"As vapor rises, it reaches the circuit board and it condenses. When that circuit board reaches the same temperature as the vapor, you have a temperature stability situation and condensation ceases." Since no more condensation is occurring, vapor now begins to rise above the level of the circuit board. Above the circuit boards, the vapor contacts temperature sensors that detect the arrival of the vapor. "As soon as they see that temperature rise, they know that the circuit board has hit peak temperature and liquidus," Allen Duck notes. "And at that point there are software parameters that start to count down the period of liquidus that you desire. At the end of that clock, then the circuit board is drawn back up into a cooling zone, and cooling takes place." The system as a whole provides a new level of precision in managing reflow parameters and results. The overall simplicity of the process means that vapor phase systems are easy to profile. An infrared reflow system might require multiple runs to work out the right pre-heat time, soak and reflow time. In a vapor phase system ramp-up depends on the quantity of fluid that is vaporized. "Somebody who is familiar with vapor phase could literally look at a circuit board, look at the paste manufacturer's profile recommendation and say, OK, I need 2.1°C per sec ramp rate, 65 seconds above liquidus. They could literally profile that machine just from experience — it's that predictable. If you're looking at a board that weighs 1kg and another that's 2kg, you have a ratio of 2x the mass, you're going to be looking at a ratio of temperature input, which is not quite linear, but it's not far off. And then you can program the machine accordingly."
Extreme Size Boards
One area in which vapor phase systems have an unbeatable advantage is in reflowing boards of extreme sizes. How do you reflow a board that is 3 feet long and 2 feet wide (0.91 x 0.609m)? A maker of convection reflow ovens once tried to design a system that would handle these giant boards. You can imagine the complexities involved in trying to achieve anything like thermal stability across such a large area populated by hundreds of components of different sizes and heights and colors. "It was an exercise in futility," Duck observes. "You simply cannot get a convection process to operate across a planar surface that is that big without impacting the way in which airflow conducts itself. And you create any number of eddy currents, any number of pressure points and cold/hot spots." As a result of the close temperature control provided by the vapor, the process of reflow can actually be observed as it occurs. Asscon systems have windows in the chambers. The transition to liquidus commences at the edge of a board and proceeds to the center in very symmetrical fashion. On a board that measures 18 x 18-in. (0.457 x 0.457mm), the whole process might take half a second, Duck says. On a truly large board — 3 x 2 ft — the reflow process might take a second to a second and a half.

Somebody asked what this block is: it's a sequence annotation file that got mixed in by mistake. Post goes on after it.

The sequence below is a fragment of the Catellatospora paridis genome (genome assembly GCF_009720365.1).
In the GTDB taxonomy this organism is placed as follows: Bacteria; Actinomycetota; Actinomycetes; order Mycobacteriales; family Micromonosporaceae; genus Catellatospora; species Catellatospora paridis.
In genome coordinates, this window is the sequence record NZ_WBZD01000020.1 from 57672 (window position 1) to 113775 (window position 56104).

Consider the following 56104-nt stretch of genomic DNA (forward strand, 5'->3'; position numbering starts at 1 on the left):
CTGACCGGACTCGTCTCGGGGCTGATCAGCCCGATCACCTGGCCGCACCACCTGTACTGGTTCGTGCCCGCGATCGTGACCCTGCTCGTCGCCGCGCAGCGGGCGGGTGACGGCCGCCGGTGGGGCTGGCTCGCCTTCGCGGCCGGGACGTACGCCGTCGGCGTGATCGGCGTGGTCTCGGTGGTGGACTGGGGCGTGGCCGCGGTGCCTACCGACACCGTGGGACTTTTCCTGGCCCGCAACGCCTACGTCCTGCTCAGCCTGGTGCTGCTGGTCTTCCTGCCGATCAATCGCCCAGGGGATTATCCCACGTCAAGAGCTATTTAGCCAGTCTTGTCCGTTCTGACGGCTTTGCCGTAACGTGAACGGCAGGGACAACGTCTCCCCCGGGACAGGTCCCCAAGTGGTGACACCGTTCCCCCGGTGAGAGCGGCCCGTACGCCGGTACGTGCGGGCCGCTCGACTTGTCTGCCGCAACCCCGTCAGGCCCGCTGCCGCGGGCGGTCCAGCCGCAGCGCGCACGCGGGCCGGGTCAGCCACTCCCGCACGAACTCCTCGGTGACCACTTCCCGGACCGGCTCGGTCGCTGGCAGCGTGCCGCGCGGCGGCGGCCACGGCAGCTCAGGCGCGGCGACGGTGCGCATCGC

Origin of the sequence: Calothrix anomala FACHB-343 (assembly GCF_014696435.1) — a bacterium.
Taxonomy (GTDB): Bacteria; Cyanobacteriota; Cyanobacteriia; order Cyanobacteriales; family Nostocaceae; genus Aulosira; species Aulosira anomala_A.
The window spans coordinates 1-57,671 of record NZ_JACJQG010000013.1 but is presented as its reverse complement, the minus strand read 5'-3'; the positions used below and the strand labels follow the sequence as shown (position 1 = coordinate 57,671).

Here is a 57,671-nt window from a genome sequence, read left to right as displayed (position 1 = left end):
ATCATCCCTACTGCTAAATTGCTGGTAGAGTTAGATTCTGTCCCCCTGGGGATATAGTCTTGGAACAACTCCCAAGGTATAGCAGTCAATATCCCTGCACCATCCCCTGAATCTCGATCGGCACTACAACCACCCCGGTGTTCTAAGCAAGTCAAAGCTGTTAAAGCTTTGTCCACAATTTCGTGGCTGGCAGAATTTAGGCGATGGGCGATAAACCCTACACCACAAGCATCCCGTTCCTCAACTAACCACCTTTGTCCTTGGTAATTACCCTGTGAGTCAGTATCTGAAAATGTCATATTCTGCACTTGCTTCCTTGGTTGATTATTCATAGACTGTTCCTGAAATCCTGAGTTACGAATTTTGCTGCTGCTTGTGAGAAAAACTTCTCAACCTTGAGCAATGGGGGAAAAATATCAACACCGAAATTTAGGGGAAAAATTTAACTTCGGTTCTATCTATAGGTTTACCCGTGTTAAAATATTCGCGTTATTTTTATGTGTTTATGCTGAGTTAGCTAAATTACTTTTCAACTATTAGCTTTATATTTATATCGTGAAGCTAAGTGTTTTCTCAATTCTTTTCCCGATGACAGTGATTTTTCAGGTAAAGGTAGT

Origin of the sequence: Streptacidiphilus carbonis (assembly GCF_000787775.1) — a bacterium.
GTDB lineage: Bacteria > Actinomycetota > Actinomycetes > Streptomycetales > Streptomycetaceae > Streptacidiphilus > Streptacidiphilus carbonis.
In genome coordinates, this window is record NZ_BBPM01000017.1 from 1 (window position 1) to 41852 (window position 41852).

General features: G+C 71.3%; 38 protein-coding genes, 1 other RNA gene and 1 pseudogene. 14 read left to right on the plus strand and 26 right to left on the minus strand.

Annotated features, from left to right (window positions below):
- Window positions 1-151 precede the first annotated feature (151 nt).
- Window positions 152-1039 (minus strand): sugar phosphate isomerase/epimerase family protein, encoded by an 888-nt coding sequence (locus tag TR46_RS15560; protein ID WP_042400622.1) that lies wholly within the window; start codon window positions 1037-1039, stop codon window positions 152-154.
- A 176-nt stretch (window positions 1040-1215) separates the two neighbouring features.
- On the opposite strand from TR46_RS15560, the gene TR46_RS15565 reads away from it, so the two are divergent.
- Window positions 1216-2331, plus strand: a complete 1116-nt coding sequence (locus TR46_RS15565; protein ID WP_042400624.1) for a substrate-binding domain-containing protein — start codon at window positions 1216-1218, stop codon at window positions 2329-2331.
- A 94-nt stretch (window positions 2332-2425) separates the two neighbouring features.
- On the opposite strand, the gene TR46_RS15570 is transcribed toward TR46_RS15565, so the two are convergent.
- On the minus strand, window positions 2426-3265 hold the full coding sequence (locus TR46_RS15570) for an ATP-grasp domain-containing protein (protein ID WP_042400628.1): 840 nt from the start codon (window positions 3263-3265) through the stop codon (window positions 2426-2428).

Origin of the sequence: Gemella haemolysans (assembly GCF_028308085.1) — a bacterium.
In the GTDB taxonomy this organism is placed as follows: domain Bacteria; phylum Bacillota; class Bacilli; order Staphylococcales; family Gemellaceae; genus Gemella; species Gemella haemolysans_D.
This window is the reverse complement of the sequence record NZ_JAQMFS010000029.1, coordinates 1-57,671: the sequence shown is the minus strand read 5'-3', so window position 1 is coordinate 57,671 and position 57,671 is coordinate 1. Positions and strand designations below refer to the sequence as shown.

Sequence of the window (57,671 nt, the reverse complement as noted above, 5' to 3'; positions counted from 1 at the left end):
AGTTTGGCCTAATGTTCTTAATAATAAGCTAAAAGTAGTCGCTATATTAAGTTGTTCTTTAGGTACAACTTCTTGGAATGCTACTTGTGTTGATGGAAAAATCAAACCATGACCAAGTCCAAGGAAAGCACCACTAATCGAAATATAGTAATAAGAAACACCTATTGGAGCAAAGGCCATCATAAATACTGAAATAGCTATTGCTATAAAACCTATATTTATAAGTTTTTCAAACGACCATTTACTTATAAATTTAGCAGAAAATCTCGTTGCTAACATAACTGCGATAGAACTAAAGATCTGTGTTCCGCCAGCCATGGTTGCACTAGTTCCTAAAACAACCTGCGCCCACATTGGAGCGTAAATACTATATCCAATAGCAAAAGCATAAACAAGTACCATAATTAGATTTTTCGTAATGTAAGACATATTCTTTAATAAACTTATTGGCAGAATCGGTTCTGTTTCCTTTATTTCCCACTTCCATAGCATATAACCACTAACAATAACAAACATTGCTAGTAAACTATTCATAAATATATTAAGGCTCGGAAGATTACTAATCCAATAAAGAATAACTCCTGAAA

A solder that has been reflowed in a vapor phase system may also possess long-term resistance to the formation of tin whiskers. Tin whiskers were rare in the days of SnPb solder. The introduction of Pb-free solders raised the fear that tin whisker failures might become widespread.
Keith Howell, technical director of the solder manufacturer Nihon Superior, suspects that part of the reason for the relative lack of tin whisker-related failures is the short life of many of the products involved. Tin whiskers take years to appear in Pb-free solders. "With SnPb," he explains, "you didn't get tin whiskers because the alloy will relax itself, whereas Pb-free (solder) doesn't have that ability. That's why you can get the stresses built up and you can get the whiskers to grow."
A tin whisker may begin with corrosion from flux residue in a joint. Corrosion puts compressive stress on the metal, as a study by Nihon Superior has shown. If the metal is SnPb, it simply creeps to relieve the stress. Pb-free solder, however, is more likely to sprout a tin whisker. "One of the ways for metal to get out of the way is by atoms migrating to the surface and piling on top of each other to form a low-stress extension of the crystal, which is a whisker," Howell notes.
The oxygen-free environment of a vapor phase system should make it harder for corrosion to occur. But absolute proof is hard to come by. Tin whiskers take a very long time to form and even then are notoriously hard to study. Keith Howell's conclusion from the available evidence: a halogen-free flux used in the inert atmosphere of a vapor phase system will make it very hard for tin whiskers to form.